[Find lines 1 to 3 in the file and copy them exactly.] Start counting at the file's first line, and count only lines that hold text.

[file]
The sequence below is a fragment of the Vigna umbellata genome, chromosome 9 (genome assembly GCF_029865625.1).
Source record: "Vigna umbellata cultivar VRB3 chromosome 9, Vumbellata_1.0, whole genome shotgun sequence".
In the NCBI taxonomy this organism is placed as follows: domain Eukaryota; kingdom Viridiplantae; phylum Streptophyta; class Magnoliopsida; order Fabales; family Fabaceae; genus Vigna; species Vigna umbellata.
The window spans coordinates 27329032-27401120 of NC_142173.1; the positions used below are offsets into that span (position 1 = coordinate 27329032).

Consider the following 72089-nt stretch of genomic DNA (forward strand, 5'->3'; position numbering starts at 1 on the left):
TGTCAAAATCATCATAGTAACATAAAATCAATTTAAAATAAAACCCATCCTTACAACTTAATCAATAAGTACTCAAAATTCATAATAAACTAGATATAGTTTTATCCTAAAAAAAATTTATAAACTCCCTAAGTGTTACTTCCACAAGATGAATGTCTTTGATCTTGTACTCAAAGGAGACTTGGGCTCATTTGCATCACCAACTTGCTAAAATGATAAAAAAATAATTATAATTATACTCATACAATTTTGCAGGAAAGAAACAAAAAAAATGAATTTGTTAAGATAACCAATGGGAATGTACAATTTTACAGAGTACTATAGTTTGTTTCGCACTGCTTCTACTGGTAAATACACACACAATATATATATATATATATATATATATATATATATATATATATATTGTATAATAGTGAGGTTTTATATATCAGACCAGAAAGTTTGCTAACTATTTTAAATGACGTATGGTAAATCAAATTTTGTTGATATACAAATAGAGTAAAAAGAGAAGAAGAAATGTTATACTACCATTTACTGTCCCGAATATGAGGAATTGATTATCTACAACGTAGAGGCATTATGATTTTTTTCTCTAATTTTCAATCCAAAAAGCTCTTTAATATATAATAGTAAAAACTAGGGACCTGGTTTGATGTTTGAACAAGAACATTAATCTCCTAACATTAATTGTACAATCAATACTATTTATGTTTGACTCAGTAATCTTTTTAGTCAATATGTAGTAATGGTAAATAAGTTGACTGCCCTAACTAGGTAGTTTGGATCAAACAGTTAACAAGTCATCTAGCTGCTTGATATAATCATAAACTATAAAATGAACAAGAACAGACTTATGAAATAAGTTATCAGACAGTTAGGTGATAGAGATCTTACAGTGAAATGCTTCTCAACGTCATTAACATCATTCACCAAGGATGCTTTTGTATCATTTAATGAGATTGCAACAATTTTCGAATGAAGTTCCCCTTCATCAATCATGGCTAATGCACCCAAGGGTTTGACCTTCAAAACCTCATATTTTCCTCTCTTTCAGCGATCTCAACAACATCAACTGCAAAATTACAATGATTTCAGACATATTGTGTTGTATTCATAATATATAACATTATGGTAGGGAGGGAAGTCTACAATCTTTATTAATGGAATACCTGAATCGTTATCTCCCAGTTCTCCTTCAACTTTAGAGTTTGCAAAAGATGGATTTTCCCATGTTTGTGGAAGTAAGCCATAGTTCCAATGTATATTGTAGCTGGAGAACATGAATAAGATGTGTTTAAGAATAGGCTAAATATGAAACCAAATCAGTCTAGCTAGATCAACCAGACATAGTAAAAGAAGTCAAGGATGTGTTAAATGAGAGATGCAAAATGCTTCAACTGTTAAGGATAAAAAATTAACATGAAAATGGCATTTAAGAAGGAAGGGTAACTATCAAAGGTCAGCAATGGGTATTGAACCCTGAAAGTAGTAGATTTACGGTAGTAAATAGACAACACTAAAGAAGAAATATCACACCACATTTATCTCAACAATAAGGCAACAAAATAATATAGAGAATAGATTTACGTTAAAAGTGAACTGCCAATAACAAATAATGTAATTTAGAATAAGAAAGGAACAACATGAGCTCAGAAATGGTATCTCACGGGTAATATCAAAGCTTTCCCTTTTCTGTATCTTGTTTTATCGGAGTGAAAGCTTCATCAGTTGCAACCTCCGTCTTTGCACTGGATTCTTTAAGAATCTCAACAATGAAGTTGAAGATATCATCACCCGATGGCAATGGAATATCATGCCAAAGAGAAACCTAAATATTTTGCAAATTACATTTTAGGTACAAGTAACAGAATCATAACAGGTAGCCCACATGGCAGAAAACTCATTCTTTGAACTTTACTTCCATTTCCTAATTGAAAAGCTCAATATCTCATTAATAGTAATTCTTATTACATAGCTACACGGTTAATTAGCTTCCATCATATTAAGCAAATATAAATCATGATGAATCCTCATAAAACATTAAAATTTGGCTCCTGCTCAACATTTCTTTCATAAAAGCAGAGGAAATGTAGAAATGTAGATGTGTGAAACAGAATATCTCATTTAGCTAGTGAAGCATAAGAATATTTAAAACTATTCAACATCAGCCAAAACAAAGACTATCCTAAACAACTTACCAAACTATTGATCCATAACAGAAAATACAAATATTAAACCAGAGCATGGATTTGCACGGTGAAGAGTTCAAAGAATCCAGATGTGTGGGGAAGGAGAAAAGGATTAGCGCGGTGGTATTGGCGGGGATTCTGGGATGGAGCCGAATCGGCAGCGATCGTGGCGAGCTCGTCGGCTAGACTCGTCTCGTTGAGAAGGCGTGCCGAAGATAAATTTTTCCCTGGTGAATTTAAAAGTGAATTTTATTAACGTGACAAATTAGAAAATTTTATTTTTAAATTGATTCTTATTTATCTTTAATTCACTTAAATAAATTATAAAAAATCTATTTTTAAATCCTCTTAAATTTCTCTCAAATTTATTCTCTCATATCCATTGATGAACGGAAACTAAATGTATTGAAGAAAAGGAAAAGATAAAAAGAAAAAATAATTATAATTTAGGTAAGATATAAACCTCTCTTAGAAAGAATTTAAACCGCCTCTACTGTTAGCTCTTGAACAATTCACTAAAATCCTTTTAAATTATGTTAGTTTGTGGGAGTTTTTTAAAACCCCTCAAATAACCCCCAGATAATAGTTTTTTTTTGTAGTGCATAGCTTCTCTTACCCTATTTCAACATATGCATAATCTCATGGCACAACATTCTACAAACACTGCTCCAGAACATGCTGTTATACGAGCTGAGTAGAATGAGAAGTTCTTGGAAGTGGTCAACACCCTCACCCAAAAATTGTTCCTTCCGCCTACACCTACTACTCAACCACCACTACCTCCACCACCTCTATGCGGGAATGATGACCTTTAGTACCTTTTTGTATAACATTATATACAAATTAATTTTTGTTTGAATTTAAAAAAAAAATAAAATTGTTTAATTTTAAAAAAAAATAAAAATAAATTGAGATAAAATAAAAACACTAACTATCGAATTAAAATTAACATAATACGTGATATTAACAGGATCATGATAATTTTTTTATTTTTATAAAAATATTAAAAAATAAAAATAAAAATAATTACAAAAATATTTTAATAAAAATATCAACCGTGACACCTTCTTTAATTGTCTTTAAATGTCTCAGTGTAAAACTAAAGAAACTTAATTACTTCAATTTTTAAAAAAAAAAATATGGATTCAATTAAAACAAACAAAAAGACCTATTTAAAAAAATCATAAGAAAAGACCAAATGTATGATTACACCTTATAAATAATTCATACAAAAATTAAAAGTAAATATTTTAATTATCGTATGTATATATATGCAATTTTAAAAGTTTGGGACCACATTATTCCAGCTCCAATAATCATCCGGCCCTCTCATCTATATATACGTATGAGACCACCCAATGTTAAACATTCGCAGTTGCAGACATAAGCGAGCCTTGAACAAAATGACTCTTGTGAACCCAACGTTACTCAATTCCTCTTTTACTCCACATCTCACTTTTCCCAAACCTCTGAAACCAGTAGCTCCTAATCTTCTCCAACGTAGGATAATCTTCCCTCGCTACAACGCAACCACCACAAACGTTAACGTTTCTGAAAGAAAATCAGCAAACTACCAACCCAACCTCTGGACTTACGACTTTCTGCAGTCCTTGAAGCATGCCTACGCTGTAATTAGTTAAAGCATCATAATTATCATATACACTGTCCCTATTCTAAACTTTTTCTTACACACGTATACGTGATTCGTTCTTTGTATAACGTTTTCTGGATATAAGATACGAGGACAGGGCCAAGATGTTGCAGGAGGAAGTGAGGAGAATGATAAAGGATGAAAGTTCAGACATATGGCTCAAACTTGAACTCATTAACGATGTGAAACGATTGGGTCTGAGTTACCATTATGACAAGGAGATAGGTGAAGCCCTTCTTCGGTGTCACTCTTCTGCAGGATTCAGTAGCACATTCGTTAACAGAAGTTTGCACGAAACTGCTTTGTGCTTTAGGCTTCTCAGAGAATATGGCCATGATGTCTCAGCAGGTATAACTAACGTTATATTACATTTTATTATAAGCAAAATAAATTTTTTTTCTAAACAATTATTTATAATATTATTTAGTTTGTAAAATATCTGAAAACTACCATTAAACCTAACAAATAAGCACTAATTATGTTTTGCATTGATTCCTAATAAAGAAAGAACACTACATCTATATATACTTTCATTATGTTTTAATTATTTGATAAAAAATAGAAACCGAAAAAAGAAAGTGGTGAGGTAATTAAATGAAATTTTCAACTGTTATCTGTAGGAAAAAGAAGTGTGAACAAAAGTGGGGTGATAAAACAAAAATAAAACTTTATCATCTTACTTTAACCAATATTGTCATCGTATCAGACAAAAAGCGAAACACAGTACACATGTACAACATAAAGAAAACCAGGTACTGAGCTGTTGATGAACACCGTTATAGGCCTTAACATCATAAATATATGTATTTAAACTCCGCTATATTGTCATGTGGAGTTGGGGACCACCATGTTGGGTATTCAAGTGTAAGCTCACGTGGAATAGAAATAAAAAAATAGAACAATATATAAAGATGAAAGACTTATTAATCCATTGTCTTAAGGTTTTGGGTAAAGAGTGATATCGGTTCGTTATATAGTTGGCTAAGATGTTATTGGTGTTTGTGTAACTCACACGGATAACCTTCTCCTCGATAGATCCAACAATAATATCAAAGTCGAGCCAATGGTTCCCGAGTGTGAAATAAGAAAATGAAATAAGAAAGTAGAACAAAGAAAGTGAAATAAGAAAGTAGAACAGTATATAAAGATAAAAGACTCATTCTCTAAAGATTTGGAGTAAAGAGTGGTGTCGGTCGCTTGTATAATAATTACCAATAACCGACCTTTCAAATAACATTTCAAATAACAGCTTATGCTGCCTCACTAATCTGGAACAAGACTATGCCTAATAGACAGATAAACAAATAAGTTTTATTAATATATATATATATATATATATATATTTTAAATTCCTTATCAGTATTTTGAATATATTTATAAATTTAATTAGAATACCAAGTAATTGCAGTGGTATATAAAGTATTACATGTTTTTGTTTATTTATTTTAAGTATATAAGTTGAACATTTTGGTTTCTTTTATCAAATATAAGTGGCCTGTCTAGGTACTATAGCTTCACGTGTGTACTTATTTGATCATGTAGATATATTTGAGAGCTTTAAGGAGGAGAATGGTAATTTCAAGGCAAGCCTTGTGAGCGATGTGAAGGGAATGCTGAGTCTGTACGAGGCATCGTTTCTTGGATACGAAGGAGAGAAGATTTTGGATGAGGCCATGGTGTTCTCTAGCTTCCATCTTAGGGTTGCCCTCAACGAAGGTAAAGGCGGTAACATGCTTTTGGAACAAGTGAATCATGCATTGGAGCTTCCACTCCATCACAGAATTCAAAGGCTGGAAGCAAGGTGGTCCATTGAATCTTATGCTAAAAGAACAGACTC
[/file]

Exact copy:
The sequence below is a fragment of the Vigna umbellata genome, chromosome 9 (genome assembly GCF_029865625.1).
Source record: "Vigna umbellata cultivar VRB3 chromosome 9, Vumbellata_1.0, whole genome shotgun sequence".
In the NCBI taxonomy this organism is placed as follows: domain Eukaryota; kingdom Viridiplantae; phylum Streptophyta; class Magnoliopsida; order Fabales; family Fabaceae; genus Vigna; species Vigna umbellata.